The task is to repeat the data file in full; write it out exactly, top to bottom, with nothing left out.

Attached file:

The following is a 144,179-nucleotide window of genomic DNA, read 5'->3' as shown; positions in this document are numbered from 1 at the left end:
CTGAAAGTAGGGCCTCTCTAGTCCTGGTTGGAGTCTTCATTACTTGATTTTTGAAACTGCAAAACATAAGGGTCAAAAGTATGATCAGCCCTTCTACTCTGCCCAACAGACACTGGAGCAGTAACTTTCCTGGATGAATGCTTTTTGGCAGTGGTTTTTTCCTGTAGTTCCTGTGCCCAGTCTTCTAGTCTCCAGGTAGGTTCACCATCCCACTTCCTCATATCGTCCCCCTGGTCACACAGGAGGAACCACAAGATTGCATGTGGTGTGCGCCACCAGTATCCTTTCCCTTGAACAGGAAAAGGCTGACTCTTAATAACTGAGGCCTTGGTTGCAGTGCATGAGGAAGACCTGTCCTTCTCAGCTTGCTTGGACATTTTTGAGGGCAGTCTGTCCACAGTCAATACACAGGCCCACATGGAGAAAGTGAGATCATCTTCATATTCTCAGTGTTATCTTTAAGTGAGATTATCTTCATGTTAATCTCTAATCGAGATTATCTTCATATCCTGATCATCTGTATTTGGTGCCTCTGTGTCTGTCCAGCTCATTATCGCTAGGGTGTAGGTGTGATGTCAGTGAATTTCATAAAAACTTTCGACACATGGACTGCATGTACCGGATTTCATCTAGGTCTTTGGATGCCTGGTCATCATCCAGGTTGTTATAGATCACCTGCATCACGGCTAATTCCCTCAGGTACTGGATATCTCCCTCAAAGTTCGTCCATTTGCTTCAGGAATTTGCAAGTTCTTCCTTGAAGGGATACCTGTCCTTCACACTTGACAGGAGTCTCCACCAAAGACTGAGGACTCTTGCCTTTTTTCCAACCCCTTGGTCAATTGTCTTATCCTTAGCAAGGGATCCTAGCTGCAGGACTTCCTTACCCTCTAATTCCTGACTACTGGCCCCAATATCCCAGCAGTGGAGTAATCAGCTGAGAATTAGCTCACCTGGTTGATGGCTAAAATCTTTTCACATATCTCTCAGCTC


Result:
The following is a 144,179-nucleotide window of genomic DNA, read 5'->3' as shown; positions in this document are numbered from 1 at the left end:
CTGAAAGTAGGGCCTCTCTAGTCCTGGTTGGAGTCTTCATTACTTGATTTTTGAAACTGCAAAACATAAGGGTCAAAAGTATGATCAGCCCTTCTACTCTGCCCAACAGACACTGGAGCAGTAACTTTCCTGGATGAATGCTTTTTGGCAGTGGTTTTTTCCTGTAGTTCCTGTGCCCAGTCTTCTAGTCTCCAGGTAGGTTCACCATCCCACTTCCTCATATCGTCCCCCTGGTCACACAGGAGGAACCACAAGATTGCATGTGGTGTGCGCCACCAGTATCCTTTCCCTTGAACAGGAAAAGGCTGACTCTTAATAACTGAGGCCTTGGTTGCAGTGCATGAGGAAGACCTGTCCTTCTCAGCTTGCTTGGACATTTTTGAGGGCAGTCTGTCCACAGTCAATACACAGGCCCACATGGAGAAAGTGAGATCATCTTCATATTCTCAGTGTTATCTTTAAGTGAGATTATCTTCATGTTAATCTCTAATCGAGATTATCTTCATATCCTGATCATCTGTATTTGGTGCCTCTGTGTCTGTCCAGCTCATTATCGCTAGGGTGTAGGTGTGATGTCAGTGAATTTCATAAAAACTTTCGACACATGGACTGCATGTACCGGATTTCATCTAGGTCTTTGGATGCCTGGTCATCATCCAGGTTGTTATAGATCACCTGCATCACGGCTAATTCCCTCAGGTACTGGATATCTCCCTCAAAGTTCGTCCATTTGCTTCAGGAATTTGCAAGTTCTTCCTTGAAGGGATACCTGTCCTTCACACTTGACAGGAGTCTCCACCAAAGACTGAGGACTCTTGCCTTTTTTCCAACCCCTTGGTCAATTGTCTTATCCTTAGCAAGGGATCCTAGCTGCAGGACTTCCTTACCCTCTAATTCCTGACTACTGGCCCCAATATCCCAGCAGTGGAGTAATCAGCTGAGAATTAGCTCACCTGGTTGATGGCTAAAATCTTTTCACATATCTCTCAGCTC